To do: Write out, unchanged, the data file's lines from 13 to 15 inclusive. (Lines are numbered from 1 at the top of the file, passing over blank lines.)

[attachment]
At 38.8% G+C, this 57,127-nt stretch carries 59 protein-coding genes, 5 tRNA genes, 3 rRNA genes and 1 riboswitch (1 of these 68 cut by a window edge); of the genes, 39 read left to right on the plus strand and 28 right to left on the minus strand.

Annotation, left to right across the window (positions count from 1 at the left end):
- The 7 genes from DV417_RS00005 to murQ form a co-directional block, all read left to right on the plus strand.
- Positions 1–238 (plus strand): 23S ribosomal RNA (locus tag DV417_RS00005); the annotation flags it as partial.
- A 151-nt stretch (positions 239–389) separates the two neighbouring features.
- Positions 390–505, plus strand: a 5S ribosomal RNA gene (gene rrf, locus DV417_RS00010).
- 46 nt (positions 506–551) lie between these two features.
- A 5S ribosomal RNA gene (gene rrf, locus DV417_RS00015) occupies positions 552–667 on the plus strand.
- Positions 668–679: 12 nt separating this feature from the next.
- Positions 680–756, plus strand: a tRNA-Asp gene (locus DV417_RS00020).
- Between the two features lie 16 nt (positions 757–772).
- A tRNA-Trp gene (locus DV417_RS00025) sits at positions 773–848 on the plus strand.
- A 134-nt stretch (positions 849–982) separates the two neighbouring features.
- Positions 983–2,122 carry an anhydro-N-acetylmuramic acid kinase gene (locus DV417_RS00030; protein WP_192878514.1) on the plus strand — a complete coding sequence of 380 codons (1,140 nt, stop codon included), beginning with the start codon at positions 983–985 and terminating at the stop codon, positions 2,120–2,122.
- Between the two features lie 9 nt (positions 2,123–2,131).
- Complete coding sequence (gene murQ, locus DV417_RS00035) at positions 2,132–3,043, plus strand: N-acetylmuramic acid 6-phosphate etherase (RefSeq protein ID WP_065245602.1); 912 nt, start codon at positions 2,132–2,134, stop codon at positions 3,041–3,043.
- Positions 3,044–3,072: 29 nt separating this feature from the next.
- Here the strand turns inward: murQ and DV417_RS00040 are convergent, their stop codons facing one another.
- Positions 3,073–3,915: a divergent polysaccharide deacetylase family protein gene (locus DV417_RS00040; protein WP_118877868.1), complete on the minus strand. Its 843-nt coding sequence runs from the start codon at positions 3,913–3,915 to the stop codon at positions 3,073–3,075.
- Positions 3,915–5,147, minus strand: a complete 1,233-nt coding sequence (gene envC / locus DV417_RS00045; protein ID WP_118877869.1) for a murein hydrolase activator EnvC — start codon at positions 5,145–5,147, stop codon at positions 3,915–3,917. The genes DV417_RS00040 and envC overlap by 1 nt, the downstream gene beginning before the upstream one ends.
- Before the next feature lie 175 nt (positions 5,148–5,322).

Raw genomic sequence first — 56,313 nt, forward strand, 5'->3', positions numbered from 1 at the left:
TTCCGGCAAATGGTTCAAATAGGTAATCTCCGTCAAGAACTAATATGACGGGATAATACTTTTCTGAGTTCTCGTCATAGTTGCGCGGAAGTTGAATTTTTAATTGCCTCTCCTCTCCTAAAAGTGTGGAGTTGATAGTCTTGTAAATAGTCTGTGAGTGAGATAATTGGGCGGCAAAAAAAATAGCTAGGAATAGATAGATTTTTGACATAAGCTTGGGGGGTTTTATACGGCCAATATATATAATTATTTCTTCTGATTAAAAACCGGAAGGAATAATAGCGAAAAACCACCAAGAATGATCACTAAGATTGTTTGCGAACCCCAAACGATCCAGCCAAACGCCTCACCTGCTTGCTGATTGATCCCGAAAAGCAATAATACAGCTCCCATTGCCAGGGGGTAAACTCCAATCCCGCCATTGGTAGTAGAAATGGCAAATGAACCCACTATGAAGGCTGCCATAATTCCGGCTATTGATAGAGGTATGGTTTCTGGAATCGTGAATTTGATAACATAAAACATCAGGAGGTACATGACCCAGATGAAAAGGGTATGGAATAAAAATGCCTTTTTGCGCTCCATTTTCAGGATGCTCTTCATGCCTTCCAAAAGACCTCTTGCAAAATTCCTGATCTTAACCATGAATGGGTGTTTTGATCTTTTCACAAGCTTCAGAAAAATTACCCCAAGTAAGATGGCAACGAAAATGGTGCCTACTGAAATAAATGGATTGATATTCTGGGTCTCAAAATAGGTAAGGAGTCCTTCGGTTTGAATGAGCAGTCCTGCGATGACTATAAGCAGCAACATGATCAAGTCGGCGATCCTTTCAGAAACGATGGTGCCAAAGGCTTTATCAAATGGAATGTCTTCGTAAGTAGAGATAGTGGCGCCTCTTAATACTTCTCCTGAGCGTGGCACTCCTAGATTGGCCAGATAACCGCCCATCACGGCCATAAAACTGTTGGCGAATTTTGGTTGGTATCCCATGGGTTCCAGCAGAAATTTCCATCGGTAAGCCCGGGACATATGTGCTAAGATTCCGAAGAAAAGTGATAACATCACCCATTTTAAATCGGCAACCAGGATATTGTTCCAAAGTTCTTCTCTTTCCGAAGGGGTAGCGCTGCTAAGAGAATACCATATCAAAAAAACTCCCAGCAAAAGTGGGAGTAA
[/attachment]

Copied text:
- A 134-nt stretch (positions 849–982) separates the two neighbouring features.
- Positions 983–2,122 carry an anhydro-N-acetylmuramic acid kinase gene (locus DV417_RS00030; protein WP_192878514.1) on the plus strand — a complete coding sequence of 380 codons (1,140 nt, stop codon included), beginning with the start codon at positions 983–985 and terminating at the stop codon, positions 2,120–2,122.
- Between the two features lie 9 nt (positions 2,123–2,131).